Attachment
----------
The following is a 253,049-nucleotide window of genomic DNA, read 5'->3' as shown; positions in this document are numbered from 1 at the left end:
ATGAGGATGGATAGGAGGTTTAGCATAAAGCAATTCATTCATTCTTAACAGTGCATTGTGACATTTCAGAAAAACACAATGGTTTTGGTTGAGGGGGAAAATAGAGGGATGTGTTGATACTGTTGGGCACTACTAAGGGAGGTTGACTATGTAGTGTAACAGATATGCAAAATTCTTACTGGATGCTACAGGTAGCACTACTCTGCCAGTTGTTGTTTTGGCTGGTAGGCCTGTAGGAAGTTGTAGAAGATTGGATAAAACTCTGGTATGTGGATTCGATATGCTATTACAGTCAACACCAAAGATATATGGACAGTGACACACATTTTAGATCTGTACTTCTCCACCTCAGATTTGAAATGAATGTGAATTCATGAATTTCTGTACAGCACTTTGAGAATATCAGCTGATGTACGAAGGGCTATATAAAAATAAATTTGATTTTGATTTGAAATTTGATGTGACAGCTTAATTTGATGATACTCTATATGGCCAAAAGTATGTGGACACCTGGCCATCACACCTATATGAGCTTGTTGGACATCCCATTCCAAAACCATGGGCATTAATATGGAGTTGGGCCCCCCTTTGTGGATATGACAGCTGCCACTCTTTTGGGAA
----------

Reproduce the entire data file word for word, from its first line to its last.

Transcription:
The following is a 253,049-nucleotide window of genomic DNA, read 5'->3' as shown; positions in this document are numbered from 1 at the left end:
ATGAGGATGGATAGGAGGTTTAGCATAAAGCAATTCATTCATTCTTAACAGTGCATTGTGACATTTCAGAAAAACACAATGGTTTTGGTTGAGGGGGAAAATAGAGGGATGTGTTGATACTGTTGGGCACTACTAAGGGAGGTTGACTATGTAGTGTAACAGATATGCAAAATTCTTACTGGATGCTACAGGTAGCACTACTCTGCCAGTTGTTGTTTTGGCTGGTAGGCCTGTAGGAAGTTGTAGAAGATTGGATAAAACTCTGGTATGTGGATTCGATATGCTATTACAGTCAACACCAAAGATATATGGACAGTGACACACATTTTAGATCTGTACTTCTCCACCTCAGATTTGAAATGAATGTGAATTCATGAATTTCTGTACAGCACTTTGAGAATATCAGCTGATGTACGAAGGGCTATATAAAAATAAATTTGATTTTGATTTGAAATTTGATGTGACAGCTTAATTTGATGATACTCTATATGGCCAAAAGTATGTGGACACCTGGCCATCACACCTATATGAGCTTGTTGGACATCCCATTCCAAAACCATGGGCATTAATATGGAGTTGGGCCCCCCTTTGTGGATATGACAGCTGCCACTCTTTTGGGAA